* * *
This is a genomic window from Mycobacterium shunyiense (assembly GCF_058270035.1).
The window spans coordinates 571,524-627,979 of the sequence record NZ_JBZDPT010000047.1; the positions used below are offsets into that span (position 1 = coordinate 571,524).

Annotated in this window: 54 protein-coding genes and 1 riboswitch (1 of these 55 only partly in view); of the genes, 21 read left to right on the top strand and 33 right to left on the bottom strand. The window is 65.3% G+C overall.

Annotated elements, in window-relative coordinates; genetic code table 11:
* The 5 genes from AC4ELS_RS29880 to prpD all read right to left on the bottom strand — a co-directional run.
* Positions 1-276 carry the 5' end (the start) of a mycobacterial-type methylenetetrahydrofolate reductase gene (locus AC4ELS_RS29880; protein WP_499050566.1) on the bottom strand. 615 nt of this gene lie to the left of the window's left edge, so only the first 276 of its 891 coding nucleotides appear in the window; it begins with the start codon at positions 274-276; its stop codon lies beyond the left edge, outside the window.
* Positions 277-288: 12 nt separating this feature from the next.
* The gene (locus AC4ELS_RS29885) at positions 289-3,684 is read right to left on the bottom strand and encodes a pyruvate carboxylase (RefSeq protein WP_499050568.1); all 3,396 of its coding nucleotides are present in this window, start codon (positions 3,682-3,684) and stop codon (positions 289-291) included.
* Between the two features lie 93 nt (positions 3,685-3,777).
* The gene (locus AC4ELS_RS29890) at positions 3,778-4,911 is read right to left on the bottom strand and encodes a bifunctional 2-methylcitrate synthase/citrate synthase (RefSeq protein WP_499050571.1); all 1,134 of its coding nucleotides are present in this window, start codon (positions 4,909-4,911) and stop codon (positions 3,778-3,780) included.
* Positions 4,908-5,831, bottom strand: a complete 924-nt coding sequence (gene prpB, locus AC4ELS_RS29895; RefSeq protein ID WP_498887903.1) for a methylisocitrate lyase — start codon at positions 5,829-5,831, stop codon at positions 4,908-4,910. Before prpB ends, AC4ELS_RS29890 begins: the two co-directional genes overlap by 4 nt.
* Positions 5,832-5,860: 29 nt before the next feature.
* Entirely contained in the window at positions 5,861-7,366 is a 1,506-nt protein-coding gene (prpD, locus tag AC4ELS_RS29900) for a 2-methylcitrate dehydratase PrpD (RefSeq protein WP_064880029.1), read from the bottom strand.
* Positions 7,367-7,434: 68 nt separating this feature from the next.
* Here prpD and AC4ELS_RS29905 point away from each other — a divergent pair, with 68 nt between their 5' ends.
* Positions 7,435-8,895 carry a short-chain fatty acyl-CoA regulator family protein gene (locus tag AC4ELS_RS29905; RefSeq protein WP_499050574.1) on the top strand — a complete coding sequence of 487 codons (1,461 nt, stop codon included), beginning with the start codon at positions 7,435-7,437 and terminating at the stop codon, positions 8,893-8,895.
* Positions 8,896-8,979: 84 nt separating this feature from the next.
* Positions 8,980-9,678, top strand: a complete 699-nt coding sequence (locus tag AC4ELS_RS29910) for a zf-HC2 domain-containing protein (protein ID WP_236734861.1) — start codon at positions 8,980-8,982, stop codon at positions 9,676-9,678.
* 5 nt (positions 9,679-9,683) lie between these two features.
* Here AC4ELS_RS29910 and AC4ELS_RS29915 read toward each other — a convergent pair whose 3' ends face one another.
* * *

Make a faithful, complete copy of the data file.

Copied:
This is a genomic window from Mycobacterium shunyiense (assembly GCF_058270035.1).
The window spans coordinates 571,524-627,979 of the sequence record NZ_JBZDPT010000047.1; the positions used below are offsets into that span (position 1 = coordinate 571,524).

Annotated in this window: 54 protein-coding genes and 1 riboswitch (1 of these 55 only partly in view); of the genes, 21 read left to right on the top strand and 33 right to left on the bottom strand. The window is 65.3% G+C overall.

Annotated elements, in window-relative coordinates; genetic code table 11:
* The 5 genes from AC4ELS_RS29880 to prpD all read right to left on the bottom strand — a co-directional run.
* Positions 1-276 carry the 5' end (the start) of a mycobacterial-type methylenetetrahydrofolate reductase gene (locus AC4ELS_RS29880; protein WP_499050566.1) on the bottom strand. 615 nt of this gene lie to the left of the window's left edge, so only the first 276 of its 891 coding nucleotides appear in the window; it begins with the start codon at positions 274-276; its stop codon lies beyond the left edge, outside the window.
* Positions 277-288: 12 nt separating this feature from the next.
* The gene (locus AC4ELS_RS29885) at positions 289-3,684 is read right to left on the bottom strand and encodes a pyruvate carboxylase (RefSeq protein WP_499050568.1); all 3,396 of its coding nucleotides are present in this window, start codon (positions 3,682-3,684) and stop codon (positions 289-291) included.
* Between the two features lie 93 nt (positions 3,685-3,777).
* The gene (locus AC4ELS_RS29890) at positions 3,778-4,911 is read right to left on the bottom strand and encodes a bifunctional 2-methylcitrate synthase/citrate synthase (RefSeq protein WP_499050571.1); all 1,134 of its coding nucleotides are present in this window, start codon (positions 4,909-4,911) and stop codon (positions 3,778-3,780) included.
* Positions 4,908-5,831, bottom strand: a complete 924-nt coding sequence (gene prpB, locus AC4ELS_RS29895; RefSeq protein ID WP_498887903.1) for a methylisocitrate lyase — start codon at positions 5,829-5,831, stop codon at positions 4,908-4,910. Before prpB ends, AC4ELS_RS29890 begins: the two co-directional genes overlap by 4 nt.
* Positions 5,832-5,860: 29 nt before the next feature.
* Entirely contained in the window at positions 5,861-7,366 is a 1,506-nt protein-coding gene (prpD, locus tag AC4ELS_RS29900) for a 2-methylcitrate dehydratase PrpD (RefSeq protein WP_064880029.1), read from the bottom strand.
* Positions 7,367-7,434: 68 nt separating this feature from the next.
* Here prpD and AC4ELS_RS29905 point away from each other — a divergent pair, with 68 nt between their 5' ends.
* Positions 7,435-8,895 carry a short-chain fatty acyl-CoA regulator family protein gene (locus tag AC4ELS_RS29905; RefSeq protein WP_499050574.1) on the top strand — a complete coding sequence of 487 codons (1,461 nt, stop codon included), beginning with the start codon at positions 7,435-7,437 and terminating at the stop codon, positions 8,893-8,895.
* Positions 8,896-8,979: 84 nt separating this feature from the next.
* Positions 8,980-9,678, top strand: a complete 699-nt coding sequence (locus tag AC4ELS_RS29910) for a zf-HC2 domain-containing protein (protein ID WP_236734861.1) — start codon at positions 8,980-8,982, stop codon at positions 9,676-9,678.
* 5 nt (positions 9,679-9,683) lie between these two features.
* Here AC4ELS_RS29910 and AC4ELS_RS29915 read toward each other — a convergent pair whose 3' ends face one another.